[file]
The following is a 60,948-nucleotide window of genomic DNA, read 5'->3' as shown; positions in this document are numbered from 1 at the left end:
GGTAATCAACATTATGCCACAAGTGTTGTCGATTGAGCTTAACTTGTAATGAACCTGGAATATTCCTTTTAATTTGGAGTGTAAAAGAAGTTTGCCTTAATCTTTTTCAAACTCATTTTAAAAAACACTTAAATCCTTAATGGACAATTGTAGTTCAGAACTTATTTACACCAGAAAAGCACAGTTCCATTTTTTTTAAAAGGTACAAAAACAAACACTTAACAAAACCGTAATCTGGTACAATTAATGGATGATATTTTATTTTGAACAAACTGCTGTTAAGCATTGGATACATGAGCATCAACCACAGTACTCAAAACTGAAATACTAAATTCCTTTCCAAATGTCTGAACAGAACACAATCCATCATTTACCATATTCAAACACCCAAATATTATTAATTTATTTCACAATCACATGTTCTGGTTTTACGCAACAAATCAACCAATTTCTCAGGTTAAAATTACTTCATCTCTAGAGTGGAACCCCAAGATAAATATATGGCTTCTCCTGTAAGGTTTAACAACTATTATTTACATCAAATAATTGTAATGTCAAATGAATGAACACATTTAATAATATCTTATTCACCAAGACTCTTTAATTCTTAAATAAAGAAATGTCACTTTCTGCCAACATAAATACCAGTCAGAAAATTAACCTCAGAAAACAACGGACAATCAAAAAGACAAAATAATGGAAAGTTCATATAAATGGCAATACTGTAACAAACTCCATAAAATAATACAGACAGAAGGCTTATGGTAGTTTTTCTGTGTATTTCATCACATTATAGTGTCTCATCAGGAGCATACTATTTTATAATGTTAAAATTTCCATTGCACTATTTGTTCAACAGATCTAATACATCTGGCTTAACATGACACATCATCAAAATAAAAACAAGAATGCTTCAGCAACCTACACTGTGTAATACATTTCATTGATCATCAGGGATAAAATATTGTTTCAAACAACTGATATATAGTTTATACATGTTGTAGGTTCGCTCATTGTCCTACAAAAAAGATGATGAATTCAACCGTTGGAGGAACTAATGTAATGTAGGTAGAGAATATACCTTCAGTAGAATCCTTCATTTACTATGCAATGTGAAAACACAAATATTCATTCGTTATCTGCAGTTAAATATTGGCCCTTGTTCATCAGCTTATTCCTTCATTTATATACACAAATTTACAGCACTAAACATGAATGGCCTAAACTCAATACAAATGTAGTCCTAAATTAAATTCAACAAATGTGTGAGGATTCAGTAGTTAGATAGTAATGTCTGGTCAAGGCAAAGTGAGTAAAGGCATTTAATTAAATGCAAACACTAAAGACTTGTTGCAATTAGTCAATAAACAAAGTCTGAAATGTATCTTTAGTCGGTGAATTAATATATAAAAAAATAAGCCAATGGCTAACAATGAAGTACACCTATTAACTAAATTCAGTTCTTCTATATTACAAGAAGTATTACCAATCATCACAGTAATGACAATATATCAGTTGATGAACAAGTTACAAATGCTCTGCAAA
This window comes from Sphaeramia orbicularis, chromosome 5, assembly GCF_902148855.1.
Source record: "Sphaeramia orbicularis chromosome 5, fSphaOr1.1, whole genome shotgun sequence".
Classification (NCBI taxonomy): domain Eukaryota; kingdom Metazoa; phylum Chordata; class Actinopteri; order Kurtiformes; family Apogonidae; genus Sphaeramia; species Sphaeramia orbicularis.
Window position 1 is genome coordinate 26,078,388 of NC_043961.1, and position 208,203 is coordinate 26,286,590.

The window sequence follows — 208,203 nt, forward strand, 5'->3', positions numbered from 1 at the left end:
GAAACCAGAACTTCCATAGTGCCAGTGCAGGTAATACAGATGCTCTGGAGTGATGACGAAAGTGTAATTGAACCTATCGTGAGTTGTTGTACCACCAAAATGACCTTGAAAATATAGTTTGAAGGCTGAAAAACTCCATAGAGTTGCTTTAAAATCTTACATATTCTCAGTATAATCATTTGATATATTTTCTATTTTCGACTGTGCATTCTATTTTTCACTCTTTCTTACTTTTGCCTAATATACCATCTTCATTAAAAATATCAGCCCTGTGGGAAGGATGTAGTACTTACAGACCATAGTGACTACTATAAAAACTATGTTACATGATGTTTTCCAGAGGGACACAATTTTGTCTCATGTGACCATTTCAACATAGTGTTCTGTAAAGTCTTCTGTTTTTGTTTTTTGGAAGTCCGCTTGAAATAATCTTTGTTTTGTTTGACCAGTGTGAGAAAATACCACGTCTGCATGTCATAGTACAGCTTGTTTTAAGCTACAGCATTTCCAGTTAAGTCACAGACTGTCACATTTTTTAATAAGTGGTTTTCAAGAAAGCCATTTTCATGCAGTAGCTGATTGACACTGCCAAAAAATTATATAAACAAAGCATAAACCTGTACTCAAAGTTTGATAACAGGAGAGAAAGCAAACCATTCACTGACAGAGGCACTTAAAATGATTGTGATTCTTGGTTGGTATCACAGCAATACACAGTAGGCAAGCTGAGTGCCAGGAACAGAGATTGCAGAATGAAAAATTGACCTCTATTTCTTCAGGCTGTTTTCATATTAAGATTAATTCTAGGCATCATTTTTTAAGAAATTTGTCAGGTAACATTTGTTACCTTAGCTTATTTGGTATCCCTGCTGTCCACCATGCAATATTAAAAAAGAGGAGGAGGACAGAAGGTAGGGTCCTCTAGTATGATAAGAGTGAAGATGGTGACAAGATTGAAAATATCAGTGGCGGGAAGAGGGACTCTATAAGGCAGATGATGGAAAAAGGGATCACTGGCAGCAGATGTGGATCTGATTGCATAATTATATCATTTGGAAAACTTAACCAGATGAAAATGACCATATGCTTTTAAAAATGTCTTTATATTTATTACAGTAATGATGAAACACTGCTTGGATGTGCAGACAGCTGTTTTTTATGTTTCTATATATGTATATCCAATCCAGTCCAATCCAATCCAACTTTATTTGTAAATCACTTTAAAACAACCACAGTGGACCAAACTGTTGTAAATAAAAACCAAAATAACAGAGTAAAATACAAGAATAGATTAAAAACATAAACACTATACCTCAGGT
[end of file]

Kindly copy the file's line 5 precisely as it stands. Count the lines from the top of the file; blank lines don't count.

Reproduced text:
Classification (NCBI taxonomy): domain Eukaryota; kingdom Metazoa; phylum Chordata; class Actinopteri; order Kurtiformes; family Apogonidae; genus Sphaeramia; species Sphaeramia orbicularis.